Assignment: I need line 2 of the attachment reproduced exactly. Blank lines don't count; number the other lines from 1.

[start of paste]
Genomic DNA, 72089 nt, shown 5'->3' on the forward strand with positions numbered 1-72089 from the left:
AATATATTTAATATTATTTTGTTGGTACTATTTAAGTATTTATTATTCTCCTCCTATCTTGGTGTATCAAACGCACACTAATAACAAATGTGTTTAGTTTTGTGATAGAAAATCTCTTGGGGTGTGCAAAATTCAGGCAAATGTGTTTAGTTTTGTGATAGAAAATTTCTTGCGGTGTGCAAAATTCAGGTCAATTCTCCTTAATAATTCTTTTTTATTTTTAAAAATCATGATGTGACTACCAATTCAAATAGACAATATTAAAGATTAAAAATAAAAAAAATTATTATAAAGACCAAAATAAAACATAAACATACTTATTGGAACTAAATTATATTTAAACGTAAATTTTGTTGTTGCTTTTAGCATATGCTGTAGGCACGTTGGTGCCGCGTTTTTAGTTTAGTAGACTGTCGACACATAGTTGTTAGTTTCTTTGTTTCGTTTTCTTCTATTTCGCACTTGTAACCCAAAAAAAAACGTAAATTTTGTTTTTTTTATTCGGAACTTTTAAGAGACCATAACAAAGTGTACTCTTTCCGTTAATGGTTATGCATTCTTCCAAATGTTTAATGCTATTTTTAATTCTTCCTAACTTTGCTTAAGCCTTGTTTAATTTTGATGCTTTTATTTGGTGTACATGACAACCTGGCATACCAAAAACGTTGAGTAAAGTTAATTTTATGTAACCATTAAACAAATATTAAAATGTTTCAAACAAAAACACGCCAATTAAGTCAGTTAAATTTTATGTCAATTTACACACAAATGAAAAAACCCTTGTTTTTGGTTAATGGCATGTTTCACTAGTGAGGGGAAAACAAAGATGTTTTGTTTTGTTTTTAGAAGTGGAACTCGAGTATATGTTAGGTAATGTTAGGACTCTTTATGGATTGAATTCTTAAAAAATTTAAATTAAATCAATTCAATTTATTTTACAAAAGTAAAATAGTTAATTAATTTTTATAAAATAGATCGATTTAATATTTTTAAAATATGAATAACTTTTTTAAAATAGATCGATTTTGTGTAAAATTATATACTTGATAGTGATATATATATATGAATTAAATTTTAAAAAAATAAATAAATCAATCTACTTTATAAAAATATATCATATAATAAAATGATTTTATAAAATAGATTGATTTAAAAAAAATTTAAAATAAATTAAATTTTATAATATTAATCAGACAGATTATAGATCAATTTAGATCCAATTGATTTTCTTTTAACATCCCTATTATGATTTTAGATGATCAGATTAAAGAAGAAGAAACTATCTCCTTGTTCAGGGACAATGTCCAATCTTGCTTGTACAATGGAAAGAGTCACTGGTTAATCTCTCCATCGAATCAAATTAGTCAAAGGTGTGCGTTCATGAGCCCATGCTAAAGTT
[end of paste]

AATATATTTAATATTATTTTGTTGGTACTATTTAAGTATTTATTATTCTCCTCCTATCTTGGTGTATCAAACGCACACTAATAACAAATGTGTTTAGTTTTGTGATAGAAAATCTCTTGGGGTGTGCAAAATTCAGGCAAATGTGTTTAGTTTTGTGATAGAAAATTTCTTGCGGTGTGCAAAATTCAGGTCAATTCTCCTTAATAATTCTTTTTTATTTTTAAAAATCATGATGTGACTACCAATTCAAATAGACAATATTAAAGATTAAAAATAAAAAAAATTATTATAAAGACCAAAATAAAACATAAACATACTTATTGGAACTAAATTATATTTAAACGTAAATTTTGTTGTTGCTTTTAGCATATGCTGTAGGCACGTTGGTGCCGCGTTTTTAGTTTAGTAGACTGTCGACACATAGTTGTTAGTTTCTTTGTTTCGTTTTCTTCTATTTCGCACTTGTAACCCAAAAAAAAACGTAAATTTTGTTTTTTTTATTCGGAACTTTTAAGAGACCATAACAAAGTGTACTCTTTCCGTTAATGGTTATGCATTCTTCCAAATGTTTAATGCTATTTTTAATTCTTCCTAACTTTGCTTAAGCCTTGTTTAATTTTGATGCTTTTATTTGGTGTACATGACAACCTGGCATACCAAAAACGTTGAGTAAAGTTAATTTTATGTAACCATTAAACAAATATTAAAATGTTTCAAACAAAAACACGCCAATTAAGTCAGTTAAATTTTATGTCAATTTACACACAAATGAAAAAACCCTTGTTTTTGGTTAATGGCATGTTTCACTAGTGAGGGGAAAACAAAGATGTTTTGTTTTGTTTTTAGAAGTGGAACTCGAGTATATGTTAGGTAATGTTAGGACTCTTTATGGATTGAATTCTTAAAAAATTTAAATTAAATCAATTCAATTTATTTTACAAAAGTAAAATAGTTAATTAATTTTTATAAAATAGATCGATTTAATATTTTTAAAATATGAATAACTTTTTTAAAATAGATCGATTTTGTGTAAAATTATATACTTGATAGTGATATATATATATGAATTAAATTTTAAAAAAATAAATAAATCAATCTACTTTATAAAAATATATCATATAATAAAATGATTTTATAAAATAGATTGATTTAAAAAAAATTTAAAATAAATTAAATTTTATAATATTAATCAGACAGATTATAGATCAATTTAGATCCAATTGATTTTCTTTTAACATCCCTATTATGATTTTAGATGATCAGATTAAAGAAGAAGAAACTATCTCCTTGTTCAGGGACAATGTCCAATCTTGCTTGTACAATGGAAAGAGTCACTGGTTAATCTCTCCATCGAATCAAATTAGTCAAAGGTGTGCGTTCATGAGCCCATGCTAAAGTT